After two years, Senator Christopher Dodd’s financial regulatory reform bill is finally moving out of committee to be brought to a vote on the floor of the Senate. Both the Connecticut senator and the banking committee’s ranking Republican, Richard Shelby of Alabama, appeared on NBC’s Meet the Press this Sunday to state their intentions.
Dodd reiterated his support for strong consumer protection to shield people from the supposedly predatory lending and credit card policies of big banks which “lure” their customers into borrowing money, knowing that they can’t afford to pay it back.
The responsibility, evidently, rests with business and government in this instance, not with the individual. Aside from the moral implications of his argument, the presumptuousness and paternalism of Senator Dodd was both perfectly clear and perfectly reprehensible on this subject. The purpose of the law is to protect citizens from others; not from themselves, but that is not a view shared by many lawmakers on the left.
Pressed by the moderator on the government’s role in regulating industry and the government’s effectiveness at it, both senators admitted that oversight had failed in anticipation of the 2008 meltdown and subsequent recession. But, said Shelby, “We hope they’ve learned a lot.”
Speaking on the origins of the crisis, Dodd noted that “a lot of the problems occurred in the unregulated part of our economy.” This doesn’t seem right. The trouble began with subprime mortgages to quickly extend into the entire housing market: quite probably the single most regulated sector of the US economy. On top of existing regulation and controls, that sector also had to cope with government-sponsored competition in the forms of Fannie Mae and Freddie Mac.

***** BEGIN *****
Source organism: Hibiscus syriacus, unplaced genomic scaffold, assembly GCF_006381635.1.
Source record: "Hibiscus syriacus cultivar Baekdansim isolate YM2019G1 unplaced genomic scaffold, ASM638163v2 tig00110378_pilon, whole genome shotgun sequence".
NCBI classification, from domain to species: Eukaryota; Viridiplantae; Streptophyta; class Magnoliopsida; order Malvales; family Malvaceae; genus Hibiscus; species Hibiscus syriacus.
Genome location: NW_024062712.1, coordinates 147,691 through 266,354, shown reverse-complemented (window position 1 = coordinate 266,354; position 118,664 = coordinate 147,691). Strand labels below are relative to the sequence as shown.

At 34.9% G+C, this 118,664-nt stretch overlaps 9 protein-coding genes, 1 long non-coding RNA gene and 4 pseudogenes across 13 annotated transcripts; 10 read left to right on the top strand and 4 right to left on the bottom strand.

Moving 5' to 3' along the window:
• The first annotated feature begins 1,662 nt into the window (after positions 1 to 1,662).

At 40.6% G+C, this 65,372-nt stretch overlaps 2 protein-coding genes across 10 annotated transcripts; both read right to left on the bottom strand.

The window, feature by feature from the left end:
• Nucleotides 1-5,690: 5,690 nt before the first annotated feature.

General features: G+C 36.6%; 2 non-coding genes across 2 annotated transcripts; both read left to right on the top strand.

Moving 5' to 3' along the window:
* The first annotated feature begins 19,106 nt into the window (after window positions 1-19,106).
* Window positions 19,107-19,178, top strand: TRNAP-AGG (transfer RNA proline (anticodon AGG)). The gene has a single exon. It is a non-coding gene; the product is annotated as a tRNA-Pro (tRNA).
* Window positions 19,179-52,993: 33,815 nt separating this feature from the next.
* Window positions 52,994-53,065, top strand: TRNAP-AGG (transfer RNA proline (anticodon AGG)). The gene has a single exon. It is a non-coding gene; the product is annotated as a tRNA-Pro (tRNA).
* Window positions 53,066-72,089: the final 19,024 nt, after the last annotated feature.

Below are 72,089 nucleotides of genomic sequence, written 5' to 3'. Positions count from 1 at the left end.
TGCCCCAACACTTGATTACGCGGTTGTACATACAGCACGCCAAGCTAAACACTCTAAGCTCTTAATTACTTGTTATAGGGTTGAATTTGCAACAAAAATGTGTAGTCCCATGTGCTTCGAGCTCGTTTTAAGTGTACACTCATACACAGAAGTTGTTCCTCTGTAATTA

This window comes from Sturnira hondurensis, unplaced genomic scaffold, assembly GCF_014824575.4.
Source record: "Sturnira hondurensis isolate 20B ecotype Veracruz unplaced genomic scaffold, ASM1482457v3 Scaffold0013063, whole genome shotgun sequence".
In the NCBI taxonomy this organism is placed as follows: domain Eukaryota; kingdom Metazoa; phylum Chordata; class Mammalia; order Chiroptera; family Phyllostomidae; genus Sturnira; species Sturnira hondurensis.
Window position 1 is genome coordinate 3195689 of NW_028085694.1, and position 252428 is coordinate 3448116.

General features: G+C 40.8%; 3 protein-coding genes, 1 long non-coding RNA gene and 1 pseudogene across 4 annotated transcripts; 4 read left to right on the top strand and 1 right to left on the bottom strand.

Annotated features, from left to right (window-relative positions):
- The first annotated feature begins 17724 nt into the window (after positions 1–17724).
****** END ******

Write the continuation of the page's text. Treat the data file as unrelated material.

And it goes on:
Dodd may have been referring to some of the exotic financial products that turned out to be quite unsavory in the long run but hedge funds and derivatives and the like amounted to only a minor segment of the financial industry. It was bad mortgages that brought down major firms and undermined the stability of the entire system. Those mortgages would not have existed in such quantity had government not for years intervened in the market for the “noble” purpose of stimulating homeownership.
Rest assured though, said Dodd: “We don’t want to so strangle a system that we can’t create jobs, have credit flow and capital form.” The best way to control an economy, after all, is by leaving just enough private business in place to prevent its total collapse.
The Dodd bill won’t kill the financial industry. It even includes some common sense provisions on how to deal with failing banks. Yet on the whole, the morality of financial reform as it is currently being considered is deeply flawed from a free-market perspective. Government should not set arbitrary limits on the size of banks. It should not dictate which products and services private enterprises may offer and provide. And it should never set out to protect its citizens against their own shortsightedness and irresponsibility. For such a government-knows-best mentality, in the end, does “strangle” a system: the one called free and civil society.